Tag Archive: Navigation


 

Maritime Rules Of The Road: A Primer For Boaters

 

 

” A professional mariner and U.S. Coast Guard masters license instructor explains the view from the bridge, and lays out the basics of watch-keeping and the marine pecking order for pleasure-boaters.

To be fair, I’ll state at the beginning of this story that I spend a great deal more time than the average boater thinking about the Rules of the Road. In addition to teaching students how to pass the USCG Master’s exams from OUPV (Operator of Uninspected Passenger Vessels)  to 100-Ton in the winter, I spend summers driving fast ferries on regularly scheduled runs in New England, and portions of my spring and fall seasons are devoted to delivering boats. What I see in the classroom and on the water has led me to an inescapable conclusion: Very few boaters have a good, working knowledge of the rules, or how to deal with other vessels in crossing, overtaking, or meeting situations.

 

 

 

The people who know the rules best are, for the most part, professional mariners. Granted, it’s their job, and they’re paid to know the rules. Their livelihood depends upon a firm command of the rules, and if they screw up, they face large fines and possible jail time. The mantle of responsibility that comes with a USCG license is a heavy one, and nobody knows that better than the men and women who drive commercial vessels.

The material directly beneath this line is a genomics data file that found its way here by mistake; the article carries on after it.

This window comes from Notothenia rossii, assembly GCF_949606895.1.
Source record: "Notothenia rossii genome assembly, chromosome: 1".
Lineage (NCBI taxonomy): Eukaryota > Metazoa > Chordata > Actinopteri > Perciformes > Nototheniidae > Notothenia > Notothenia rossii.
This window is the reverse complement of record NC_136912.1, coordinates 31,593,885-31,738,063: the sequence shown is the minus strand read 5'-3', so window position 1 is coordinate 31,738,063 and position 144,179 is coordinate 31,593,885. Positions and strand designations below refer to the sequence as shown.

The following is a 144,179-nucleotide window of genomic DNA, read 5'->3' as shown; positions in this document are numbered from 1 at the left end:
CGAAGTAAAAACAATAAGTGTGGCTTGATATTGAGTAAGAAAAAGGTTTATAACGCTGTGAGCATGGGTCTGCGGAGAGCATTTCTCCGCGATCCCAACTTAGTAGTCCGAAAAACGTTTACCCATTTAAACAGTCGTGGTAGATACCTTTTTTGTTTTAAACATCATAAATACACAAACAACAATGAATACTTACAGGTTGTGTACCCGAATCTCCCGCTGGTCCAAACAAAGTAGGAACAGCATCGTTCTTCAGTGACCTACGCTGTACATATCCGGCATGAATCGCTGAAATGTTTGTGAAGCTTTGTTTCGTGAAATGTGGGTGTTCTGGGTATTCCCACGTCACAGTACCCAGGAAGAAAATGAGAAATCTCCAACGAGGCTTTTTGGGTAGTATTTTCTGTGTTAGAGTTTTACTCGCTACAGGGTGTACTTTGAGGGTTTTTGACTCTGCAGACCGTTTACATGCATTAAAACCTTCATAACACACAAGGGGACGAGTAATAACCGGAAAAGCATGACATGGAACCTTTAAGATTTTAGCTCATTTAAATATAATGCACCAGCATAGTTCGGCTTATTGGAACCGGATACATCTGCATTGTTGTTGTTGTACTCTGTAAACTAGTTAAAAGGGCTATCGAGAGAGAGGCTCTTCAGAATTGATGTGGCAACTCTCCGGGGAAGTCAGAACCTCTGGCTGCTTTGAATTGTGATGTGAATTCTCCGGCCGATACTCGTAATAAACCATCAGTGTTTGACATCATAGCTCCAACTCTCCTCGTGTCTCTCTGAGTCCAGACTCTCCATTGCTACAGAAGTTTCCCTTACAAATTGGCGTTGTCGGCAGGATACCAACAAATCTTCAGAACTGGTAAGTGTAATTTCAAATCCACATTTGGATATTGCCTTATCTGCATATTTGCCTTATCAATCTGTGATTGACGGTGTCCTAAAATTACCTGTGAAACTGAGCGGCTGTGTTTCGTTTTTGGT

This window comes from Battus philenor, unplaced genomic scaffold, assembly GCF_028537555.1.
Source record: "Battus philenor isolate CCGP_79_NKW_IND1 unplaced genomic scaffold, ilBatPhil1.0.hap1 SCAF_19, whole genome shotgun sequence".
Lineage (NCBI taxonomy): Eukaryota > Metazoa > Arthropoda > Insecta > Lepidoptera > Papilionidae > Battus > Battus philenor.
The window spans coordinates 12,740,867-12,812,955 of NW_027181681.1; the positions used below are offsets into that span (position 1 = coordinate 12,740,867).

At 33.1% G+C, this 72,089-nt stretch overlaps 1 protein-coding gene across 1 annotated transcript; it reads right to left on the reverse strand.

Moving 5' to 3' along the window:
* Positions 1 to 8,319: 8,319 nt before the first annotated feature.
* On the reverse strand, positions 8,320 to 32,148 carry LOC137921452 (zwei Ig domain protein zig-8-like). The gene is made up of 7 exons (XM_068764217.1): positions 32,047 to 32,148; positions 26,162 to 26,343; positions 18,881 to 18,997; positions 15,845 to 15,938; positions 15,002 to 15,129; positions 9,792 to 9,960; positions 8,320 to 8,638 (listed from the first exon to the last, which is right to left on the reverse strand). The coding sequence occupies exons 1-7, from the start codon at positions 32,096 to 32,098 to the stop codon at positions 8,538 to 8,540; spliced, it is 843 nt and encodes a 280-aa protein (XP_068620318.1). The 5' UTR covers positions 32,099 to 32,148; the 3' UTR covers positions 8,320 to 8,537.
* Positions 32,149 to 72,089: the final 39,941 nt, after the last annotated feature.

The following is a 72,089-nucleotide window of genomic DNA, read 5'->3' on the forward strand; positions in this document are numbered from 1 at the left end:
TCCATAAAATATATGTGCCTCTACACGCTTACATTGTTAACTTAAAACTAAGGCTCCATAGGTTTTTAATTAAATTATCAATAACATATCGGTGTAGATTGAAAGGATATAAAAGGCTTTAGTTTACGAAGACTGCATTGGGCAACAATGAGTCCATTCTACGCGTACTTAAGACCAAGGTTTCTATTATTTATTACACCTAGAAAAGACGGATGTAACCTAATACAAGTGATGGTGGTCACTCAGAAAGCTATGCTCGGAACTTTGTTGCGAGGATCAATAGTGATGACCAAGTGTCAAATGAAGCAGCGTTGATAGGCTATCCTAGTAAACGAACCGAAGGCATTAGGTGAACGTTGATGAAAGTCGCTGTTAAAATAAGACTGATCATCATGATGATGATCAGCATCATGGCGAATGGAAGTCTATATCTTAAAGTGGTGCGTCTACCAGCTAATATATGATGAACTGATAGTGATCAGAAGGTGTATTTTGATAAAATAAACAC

On the recreational side, all bets are off. You pony up enough cash and you’re on the water. You’re required to know absolutely nothing before you get behind the helm and frankly, it shows. Tugboat operators, Coast Guardsmen, and other professional mariners dread the start of the “Silly Season” in New England: Spring, when the covers come off the boats and those boats and their owners swarm the bays and sounds. They (usually) follow the one basic rule that’s jokingly referred to as the “Tonnage Rule,” where the larger vessel has the right of way, no matter the circumstance.

Not all boat owners fall into that category, of course. Some may have taken courses and gotten licensing, or have come from the commercial side. Some may have spent some time looking at the book that most vessels are required to carry on board — the Rules of the Road. Some may have taken Coast Guard Auxiliary classes, or watched videos or computer simulations in a wise attempt to know the rules better and be more responsible. Some may have simply spent enough years on the water to understand the importance of the rules and assimilate them.

Sadly, all those people combined are in the minority. “

 

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